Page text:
Political Bloggers, much to the chagrin of a few paranoid folks who prefer to silence dissent or bitter facts, play an important role in spreading information and diversity of opinion on current affairs, politics, civil rights, rule of law, constitutionalism, and a whole range of governance issues in Africa.

This has increasingly made bloggers a target, threatening a new emerging space for free expression.

On June 22, 2017, I joined my colleague Ruth Aine to review trends, opportunities and threats related to political blogging in Africa at the Speakers’ Corner during Konrad Adenuer Stiftung’s 3rd annual Uganda Social Media Conference. (Watch highlights here).

It is a fact that Africa has enjoyed remarkable developments in the media landscape over the past few years. That said, mainstream media – for several reasons – continues to punch below its weight as a critical pillar for democracy.

Censorship, outright silencing of voices and opinions, and the death of the good old investigative journalism are things we have to contend with today.

At the backdrop of all these challenges is the rapid growth of Internet distribution on the continent and the race to connect that has dramatically increased numbers of blogs. Armed with such unprecedented powerful tools, citizens have taken to the digital spaces to seek information and speak out their minds.

Beyond micro-blogging on social media platforms, bloggers are publishing well-researched instructive posts and shaping their opinions with context.

When Mohamed Bouazizi, a street vendor, set himself on fire on December 17, 2010 in protest of confiscation of his goods at the genesis of the Arab Spring, bloggers stepped up to cover the story in their perspectives. They stayed the course to blog the entire revolution, often at the cost of harassment and braving the stinging fumes of teargas, bullets and all that comes with chaos and speaking truth to power.

In Kenya, within hours of the 2008 turmoil in the post-election violence, bloggers were posting hour-by-hour reports of events.

When President Robert Mugabe muzzled the press during the recent national crisis, political bloggers ensured the world was informed of developments in Zimbabwe.

In South Africa, the #FeesMustFall social justice movement was blogged with powerful effect.

Across the continent, the blogosphere has emerged as the major source of news, especially when the mainstream media is restricted, gagged or shutdown. Prominent bloggers are increasingly becoming influential agenda setters capable of influencing media coverage.

But this has come at heavy price in many countries. Political bloggers increasingly find themselves in trouble for their writings. The threats are real. The fact is that there are people out there who don’t want certain things to be told.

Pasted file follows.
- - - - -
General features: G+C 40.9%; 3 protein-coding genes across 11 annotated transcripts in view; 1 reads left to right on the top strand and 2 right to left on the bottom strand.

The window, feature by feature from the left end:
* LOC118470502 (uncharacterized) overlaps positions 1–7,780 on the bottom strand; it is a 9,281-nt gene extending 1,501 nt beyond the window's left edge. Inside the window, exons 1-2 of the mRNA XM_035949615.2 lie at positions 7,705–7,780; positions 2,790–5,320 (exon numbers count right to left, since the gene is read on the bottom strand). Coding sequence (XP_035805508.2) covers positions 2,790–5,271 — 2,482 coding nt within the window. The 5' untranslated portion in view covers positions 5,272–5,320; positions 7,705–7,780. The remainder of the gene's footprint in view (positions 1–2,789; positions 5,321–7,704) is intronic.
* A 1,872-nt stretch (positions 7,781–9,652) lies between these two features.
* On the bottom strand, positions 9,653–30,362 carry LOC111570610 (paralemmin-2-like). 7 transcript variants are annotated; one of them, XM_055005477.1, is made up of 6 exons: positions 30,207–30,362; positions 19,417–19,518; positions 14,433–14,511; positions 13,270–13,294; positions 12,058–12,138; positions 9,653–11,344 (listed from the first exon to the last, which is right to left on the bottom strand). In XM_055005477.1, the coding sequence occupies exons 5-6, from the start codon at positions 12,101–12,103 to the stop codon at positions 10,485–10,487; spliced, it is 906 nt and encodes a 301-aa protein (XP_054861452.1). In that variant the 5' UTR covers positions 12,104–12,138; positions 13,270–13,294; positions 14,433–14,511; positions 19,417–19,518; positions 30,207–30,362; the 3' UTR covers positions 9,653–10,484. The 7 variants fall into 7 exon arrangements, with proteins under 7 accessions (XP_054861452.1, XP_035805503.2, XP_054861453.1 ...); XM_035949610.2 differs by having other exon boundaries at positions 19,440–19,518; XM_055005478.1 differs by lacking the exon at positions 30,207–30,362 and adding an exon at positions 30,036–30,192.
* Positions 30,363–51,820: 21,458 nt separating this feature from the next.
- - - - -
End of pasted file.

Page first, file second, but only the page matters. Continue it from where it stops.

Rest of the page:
In Ethiopia, for example, the Zone 9 bloggers paid a heavy price for blogging about human rights in the country and publishing messages from political prisoners. After being arrested in April 2014, they were slapped with terrorism and inciting violence charges. They had to endure 439 days in jail only for the charges to be dropped.

We now know that the Ethiopian Supreme Court ruled in April 2017 that two of the bloggers – Atnaf Berhane and Natnail Feleke – should be charged with inciting violence for their writing – an offence that attracts up to 10 years in jail, if found guilty.

In Tanzania, my colleague and a blogger on Africa Blogging platform recently expressed fears of blogging citing threats to free expression under President Magufuli’s government prompting an open letter urging him not to stop. Recently, an opposition leader was arrested for calling President Magufuli a dictator.

Here in Uganda, in a cowardly incident, blogger and journalist Gertrude Tumusiime Uwitware was kidnapped and tortured by unknown assailants a few days after she penned a critical blog supporting Stella Nyanzi’s call for the fulfilment the Presidential pledge of the sanitary towels.

Although her safe return is welcome, its concerning that the perpetrators have never been brought to book.

These threats to the right to freedom of speech online and limited adherence to democratic principles and rule of law continue to shape opinions in Africa’s blogosphere.

As observed by Winnie Watera during the social media conference after my presentation of 16 randomly selected articles from Africa Blogging, most posts – although acknowledge some positives – largely paint a grim picture of the continent.

The threats that continue to wreck the mainstream media are insidiously and gradually finding their way into democratized spaces online. Increasingly, bloggers have to check what they write or risk facing the wrath of the establishment.

Some bloggers have opted to blog anonymously by using pseudonyms to conceal their identity for safety reasons. And even then, attempts have been made to uncover their identities through legal proceedings and arbitrary arrests of innocent individuals, such as Robert Shaka in Uganda.

The right to freedom of speech, offline or online, is a fundamental freedom that forms the bedrock of democratic societies. An attack on media freedoms and freedom of expression is an attack on democracy.

We need more voices online to blog our daily struggles and successes, partisan and neutral political views, civil rights, and all current affairs that will make our societies better democracies where freedoms are respected for all.